British Columbia

To appeal or not to appeal? Expert advice for dealing with your new property assessment

B.C. property assessments are out this week — but should you appeal your results?

According to a property tax agent, presenting solid evidence is the key to winning your appeal

Many single family home owners in the Vancouver area saw 2017 property assessment increases of 30 to 50 per cent over the previous year, based on July 1 valuations. (Jonathan Hayward/The Canadian Press)

Property assessments became available on the B.C. Assessment website this week — and the increases are substantial.

Single family detached homes jumped 30 to 50 per cent around Metro Vancouver, while strata properties went up 15 to 30 per cent.

The valuations, which are used to determine 2017 property taxes, were taken from July 1, before the province announced its foreign buyers tax and sales began to slow.

The increases have homeowners worried about their property taxes, and some may be considering appealing their assessments.

But should you? 

Property tax agent Paul Sullivan shared some expert advice on how, and whether, you should file an appeal. 

Pro-tip #1: Understand the system

Sullivan said the first step to determining whether you should appeal is making sure you understand how the system works.

"It's not the change in your value which counts — it's the value at July 1st. So just because you went up 30 per cent doesn't merit an appeal in itself. You have to determine whether that value was appropriate at the valuation date," he explained.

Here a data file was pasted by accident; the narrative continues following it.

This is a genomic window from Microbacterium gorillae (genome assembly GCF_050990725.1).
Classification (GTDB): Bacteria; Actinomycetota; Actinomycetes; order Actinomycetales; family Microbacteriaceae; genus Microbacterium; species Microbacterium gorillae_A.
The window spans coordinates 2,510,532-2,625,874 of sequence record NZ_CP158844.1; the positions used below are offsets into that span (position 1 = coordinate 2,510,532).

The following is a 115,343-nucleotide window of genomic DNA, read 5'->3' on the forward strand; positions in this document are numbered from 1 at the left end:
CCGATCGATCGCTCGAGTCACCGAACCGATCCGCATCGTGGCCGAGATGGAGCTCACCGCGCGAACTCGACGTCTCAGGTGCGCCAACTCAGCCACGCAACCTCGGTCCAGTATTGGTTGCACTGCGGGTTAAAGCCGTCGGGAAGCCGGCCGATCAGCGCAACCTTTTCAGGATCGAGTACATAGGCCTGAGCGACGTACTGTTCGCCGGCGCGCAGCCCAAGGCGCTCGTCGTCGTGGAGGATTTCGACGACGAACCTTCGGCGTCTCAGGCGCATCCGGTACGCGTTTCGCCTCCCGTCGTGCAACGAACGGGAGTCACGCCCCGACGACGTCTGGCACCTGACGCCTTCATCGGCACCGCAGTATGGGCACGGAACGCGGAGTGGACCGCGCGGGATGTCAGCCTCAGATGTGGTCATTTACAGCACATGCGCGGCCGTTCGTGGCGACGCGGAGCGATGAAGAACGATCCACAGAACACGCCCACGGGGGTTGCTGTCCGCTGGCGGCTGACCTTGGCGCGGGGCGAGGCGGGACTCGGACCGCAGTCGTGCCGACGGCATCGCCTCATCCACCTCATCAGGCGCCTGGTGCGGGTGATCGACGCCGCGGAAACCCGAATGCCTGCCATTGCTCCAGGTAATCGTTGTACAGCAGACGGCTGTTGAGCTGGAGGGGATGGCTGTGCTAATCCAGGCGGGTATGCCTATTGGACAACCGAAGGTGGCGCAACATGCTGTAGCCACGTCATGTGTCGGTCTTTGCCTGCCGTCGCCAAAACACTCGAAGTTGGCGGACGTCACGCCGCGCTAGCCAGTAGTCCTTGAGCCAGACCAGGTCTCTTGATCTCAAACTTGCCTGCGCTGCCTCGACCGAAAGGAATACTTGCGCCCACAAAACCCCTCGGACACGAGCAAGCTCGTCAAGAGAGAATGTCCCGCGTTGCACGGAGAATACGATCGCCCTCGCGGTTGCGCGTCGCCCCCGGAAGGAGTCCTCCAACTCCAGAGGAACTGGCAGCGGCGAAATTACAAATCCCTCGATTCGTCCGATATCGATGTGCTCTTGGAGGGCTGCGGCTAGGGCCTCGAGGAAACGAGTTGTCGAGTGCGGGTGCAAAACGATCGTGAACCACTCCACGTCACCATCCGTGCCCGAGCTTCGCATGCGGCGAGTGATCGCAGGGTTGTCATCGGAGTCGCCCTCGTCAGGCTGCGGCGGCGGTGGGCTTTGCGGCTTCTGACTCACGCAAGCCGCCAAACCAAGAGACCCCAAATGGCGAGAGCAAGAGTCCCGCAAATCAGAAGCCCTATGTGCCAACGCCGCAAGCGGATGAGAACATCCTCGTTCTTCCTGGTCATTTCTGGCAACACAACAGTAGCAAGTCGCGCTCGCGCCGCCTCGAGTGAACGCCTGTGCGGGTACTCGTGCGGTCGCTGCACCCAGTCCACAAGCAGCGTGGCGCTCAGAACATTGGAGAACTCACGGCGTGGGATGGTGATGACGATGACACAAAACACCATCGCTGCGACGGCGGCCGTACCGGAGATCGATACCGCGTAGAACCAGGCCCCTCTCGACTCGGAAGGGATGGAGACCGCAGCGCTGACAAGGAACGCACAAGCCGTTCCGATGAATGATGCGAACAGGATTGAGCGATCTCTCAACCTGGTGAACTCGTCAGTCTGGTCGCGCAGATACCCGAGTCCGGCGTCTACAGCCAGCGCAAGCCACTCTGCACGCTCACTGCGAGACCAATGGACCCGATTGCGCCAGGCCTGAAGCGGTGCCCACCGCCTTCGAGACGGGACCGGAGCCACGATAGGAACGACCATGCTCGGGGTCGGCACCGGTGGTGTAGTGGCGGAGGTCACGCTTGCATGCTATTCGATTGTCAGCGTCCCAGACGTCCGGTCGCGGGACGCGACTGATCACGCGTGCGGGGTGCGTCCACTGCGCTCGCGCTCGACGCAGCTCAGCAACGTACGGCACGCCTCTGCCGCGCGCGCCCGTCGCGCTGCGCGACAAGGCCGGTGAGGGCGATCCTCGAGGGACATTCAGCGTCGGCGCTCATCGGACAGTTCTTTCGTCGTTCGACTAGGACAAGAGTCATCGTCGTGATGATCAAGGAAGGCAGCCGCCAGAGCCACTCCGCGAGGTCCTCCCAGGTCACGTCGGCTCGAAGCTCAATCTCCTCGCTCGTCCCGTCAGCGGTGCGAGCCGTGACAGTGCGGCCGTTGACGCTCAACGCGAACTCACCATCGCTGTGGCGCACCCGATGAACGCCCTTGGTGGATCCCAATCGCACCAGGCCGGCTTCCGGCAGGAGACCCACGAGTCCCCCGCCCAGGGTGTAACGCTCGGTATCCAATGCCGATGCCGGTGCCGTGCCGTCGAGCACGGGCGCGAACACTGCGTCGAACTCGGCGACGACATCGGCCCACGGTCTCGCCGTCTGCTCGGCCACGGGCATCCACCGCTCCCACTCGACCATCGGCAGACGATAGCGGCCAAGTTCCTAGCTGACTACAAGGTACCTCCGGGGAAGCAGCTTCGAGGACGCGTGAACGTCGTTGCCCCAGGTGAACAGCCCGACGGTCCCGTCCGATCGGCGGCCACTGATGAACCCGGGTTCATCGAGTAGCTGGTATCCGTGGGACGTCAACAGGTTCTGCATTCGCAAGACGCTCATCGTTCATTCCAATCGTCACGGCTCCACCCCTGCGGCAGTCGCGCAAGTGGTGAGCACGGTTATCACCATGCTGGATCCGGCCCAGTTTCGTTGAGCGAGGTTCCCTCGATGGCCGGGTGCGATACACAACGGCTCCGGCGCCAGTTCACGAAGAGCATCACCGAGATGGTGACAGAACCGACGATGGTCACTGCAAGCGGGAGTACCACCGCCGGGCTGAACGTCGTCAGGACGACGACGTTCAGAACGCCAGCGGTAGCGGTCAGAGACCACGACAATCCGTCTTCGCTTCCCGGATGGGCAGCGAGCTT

There are two arguments for an appeal: either that the assessed market value of your property is too high based on comparable sales, or that you were unfairly assessed in comparison to your neighbours. 

Pro-tip #2: Complaining about tax increases won't help

The connection between your property taxes and your property's value is not as straightforward as some may think. 

The important number isn't the per cent that your assessment increased, but how your property fared relative to others in your property class and local taxing jurisdiction.

For example, a house in Vancouver would be compared to other residential-class properties, including condos, in the city.

"Tax increases have nothing to do with B.C.'s system for evaluating properties and so an argument based on that will get you nowhere in front of a panel," said Sullivan.

Pro-tip #3: Be aware of the risks

Appealing your property assessment could backfire, as a second review of your property might find that you were initially under-assessed.

"Often people experiencing these significant increases have been under-assessed in the past, and they're seeing a bit of catch-up going on," said Sullivan.

It's also important to understand that while the interior and exterior of your house does add value, those features are unlikely to substantially affect the valuations of homeowners living in Metro Vancouver.

"Assessments are based on redevelopment values," Sullivan said. "There's very little relief for the homeowner in the west side of Vancouver because their value is all in the land." 

Pro-tip #4: Do your research

Sullivan said that what matters the most is presenting better evidence than the initial assessor. 

He recommended doing some digging on the e-valueBC website, to compare your assessment to those of your neighbours.

"You have to establish a point of comparison, say price per square foot of house or price per square foot of land and put together a persuasive argument. And if you have evidence, you may win," he said.

The deadline to file an appeal of your property assessment is January 31. 

With files from CBC Radio's On The Coast